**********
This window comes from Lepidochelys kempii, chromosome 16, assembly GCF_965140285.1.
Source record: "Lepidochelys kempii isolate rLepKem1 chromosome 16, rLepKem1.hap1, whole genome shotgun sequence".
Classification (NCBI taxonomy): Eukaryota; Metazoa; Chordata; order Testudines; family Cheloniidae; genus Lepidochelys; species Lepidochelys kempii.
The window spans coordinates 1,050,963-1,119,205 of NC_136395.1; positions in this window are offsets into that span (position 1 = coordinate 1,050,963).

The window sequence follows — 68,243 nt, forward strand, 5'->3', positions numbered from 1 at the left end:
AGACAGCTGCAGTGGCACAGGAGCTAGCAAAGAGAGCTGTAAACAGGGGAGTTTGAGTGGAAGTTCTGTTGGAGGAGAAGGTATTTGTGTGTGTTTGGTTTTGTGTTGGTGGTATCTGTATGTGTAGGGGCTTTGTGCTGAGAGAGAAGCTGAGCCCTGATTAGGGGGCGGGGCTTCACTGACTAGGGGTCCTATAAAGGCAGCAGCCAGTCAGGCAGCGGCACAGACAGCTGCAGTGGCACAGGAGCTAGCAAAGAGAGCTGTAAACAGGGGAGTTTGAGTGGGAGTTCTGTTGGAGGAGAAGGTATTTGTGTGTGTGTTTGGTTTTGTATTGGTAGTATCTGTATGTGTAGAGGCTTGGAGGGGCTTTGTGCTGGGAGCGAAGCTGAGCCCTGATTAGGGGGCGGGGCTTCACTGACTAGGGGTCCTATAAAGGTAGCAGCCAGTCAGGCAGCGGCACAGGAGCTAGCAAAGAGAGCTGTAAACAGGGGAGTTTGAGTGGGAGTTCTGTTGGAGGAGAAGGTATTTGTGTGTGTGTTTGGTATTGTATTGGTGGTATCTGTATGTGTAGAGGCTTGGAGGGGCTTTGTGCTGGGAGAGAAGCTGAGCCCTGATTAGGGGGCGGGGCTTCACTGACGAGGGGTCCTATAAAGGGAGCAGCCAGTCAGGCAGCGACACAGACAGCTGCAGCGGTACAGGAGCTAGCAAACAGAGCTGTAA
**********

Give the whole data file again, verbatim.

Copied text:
This window comes from Lepidochelys kempii, chromosome 16, assembly GCF_965140285.1.
Source record: "Lepidochelys kempii isolate rLepKem1 chromosome 16, rLepKem1.hap1, whole genome shotgun sequence".
Classification (NCBI taxonomy): Eukaryota; Metazoa; Chordata; order Testudines; family Cheloniidae; genus Lepidochelys; species Lepidochelys kempii.
The window spans coordinates 1,050,963-1,119,205 of NC_136395.1; positions in this window are offsets into that span (position 1 = coordinate 1,050,963).

The window sequence follows — 68,243 nt, forward strand, 5'->3', positions numbered from 1 at the left end:
AGACAGCTGCAGTGGCACAGGAGCTAGCAAAGAGAGCTGTAAACAGGGGAGTTTGAGTGGAAGTTCTGTTGGAGGAGAAGGTATTTGTGTGTGTTTGGTTTTGTGTTGGTGGTATCTGTATGTGTAGGGGCTTTGTGCTGAGAGAGAAGCTGAGCCCTGATTAGGGGGCGGGGCTTCACTGACTAGGGGTCCTATAAAGGCAGCAGCCAGTCAGGCAGCGGCACAGACAGCTGCAGTGGCACAGGAGCTAGCAAAGAGAGCTGTAAACAGGGGAGTTTGAGTGGGAGTTCTGTTGGAGGAGAAGGTATTTGTGTGTGTGTTTGGTTTTGTATTGGTAGTATCTGTATGTGTAGAGGCTTGGAGGGGCTTTGTGCTGGGAGCGAAGCTGAGCCCTGATTAGGGGGCGGGGCTTCACTGACTAGGGGTCCTATAAAGGTAGCAGCCAGTCAGGCAGCGGCACAGGAGCTAGCAAAGAGAGCTGTAAACAGGGGAGTTTGAGTGGGAGTTCTGTTGGAGGAGAAGGTATTTGTGTGTGTGTTTGGTATTGTATTGGTGGTATCTGTATGTGTAGAGGCTTGGAGGGGCTTTGTGCTGGGAGAGAAGCTGAGCCCTGATTAGGGGGCGGGGCTTCACTGACGAGGGGTCCTATAAAGGGAGCAGCCAGTCAGGCAGCGACACAGACAGCTGCAGCGGTACAGGAGCTAGCAAACAGAGCTGTAA